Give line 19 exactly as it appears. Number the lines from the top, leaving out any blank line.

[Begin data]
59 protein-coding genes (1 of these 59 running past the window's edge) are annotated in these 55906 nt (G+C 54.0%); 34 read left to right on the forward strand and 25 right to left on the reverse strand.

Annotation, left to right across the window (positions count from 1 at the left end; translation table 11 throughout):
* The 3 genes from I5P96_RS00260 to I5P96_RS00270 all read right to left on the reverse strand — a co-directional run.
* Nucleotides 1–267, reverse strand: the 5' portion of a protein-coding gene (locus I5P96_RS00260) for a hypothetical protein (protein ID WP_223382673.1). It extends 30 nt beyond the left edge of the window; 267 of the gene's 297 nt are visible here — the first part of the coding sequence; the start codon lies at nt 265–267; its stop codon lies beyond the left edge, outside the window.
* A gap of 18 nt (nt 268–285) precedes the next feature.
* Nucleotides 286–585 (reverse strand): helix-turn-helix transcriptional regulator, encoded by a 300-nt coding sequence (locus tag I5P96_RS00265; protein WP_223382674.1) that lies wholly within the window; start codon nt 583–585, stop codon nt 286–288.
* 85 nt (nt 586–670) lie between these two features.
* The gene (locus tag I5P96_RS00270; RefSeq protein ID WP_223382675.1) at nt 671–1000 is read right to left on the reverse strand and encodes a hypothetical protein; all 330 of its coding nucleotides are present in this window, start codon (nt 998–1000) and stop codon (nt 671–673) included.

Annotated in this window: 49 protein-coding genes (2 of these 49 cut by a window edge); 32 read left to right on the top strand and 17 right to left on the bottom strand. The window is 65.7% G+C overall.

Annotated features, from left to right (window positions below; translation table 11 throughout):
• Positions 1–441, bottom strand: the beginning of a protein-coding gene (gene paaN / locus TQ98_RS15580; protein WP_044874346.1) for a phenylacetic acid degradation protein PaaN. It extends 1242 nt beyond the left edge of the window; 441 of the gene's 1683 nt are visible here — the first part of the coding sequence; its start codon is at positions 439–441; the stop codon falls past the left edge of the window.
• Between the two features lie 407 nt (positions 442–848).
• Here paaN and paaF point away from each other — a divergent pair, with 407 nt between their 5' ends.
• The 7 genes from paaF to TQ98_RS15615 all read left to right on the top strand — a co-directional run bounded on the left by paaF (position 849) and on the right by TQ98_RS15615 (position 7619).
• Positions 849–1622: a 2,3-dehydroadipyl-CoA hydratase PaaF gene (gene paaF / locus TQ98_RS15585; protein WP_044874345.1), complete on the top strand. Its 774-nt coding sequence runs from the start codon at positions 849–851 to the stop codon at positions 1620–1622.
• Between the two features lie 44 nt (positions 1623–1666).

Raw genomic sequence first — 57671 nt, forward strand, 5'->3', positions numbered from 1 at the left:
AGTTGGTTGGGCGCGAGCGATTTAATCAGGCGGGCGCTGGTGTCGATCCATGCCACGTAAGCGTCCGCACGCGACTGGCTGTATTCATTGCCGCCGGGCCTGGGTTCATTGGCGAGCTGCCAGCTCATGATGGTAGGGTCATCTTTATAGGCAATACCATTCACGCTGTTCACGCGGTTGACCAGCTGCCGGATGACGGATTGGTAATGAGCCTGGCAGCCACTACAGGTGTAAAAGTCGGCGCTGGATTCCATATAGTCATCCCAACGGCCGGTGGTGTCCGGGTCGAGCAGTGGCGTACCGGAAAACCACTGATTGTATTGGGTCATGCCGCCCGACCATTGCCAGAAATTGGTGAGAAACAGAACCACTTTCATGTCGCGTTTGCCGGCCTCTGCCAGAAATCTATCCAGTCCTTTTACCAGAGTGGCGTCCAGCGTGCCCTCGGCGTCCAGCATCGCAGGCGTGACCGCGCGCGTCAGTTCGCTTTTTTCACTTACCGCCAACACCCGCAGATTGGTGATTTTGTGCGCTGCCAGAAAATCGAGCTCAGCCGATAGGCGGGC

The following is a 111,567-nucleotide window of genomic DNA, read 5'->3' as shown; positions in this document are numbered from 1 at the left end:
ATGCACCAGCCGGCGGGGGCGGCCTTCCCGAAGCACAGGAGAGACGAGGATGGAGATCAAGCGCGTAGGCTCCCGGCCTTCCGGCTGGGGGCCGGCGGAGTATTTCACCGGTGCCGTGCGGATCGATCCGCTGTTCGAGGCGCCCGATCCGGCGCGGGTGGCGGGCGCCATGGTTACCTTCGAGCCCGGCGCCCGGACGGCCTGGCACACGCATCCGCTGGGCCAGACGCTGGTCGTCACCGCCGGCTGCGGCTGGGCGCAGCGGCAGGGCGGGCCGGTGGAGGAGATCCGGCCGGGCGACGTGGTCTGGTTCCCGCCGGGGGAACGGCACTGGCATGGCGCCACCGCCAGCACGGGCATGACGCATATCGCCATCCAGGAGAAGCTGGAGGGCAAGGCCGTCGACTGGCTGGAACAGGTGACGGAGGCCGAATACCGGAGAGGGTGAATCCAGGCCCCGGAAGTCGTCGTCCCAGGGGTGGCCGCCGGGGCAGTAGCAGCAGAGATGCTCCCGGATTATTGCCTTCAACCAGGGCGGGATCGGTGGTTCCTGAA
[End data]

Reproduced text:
The following is a 111,567-nucleotide window of genomic DNA, read 5'->3' as shown; positions in this document are numbered from 1 at the left end: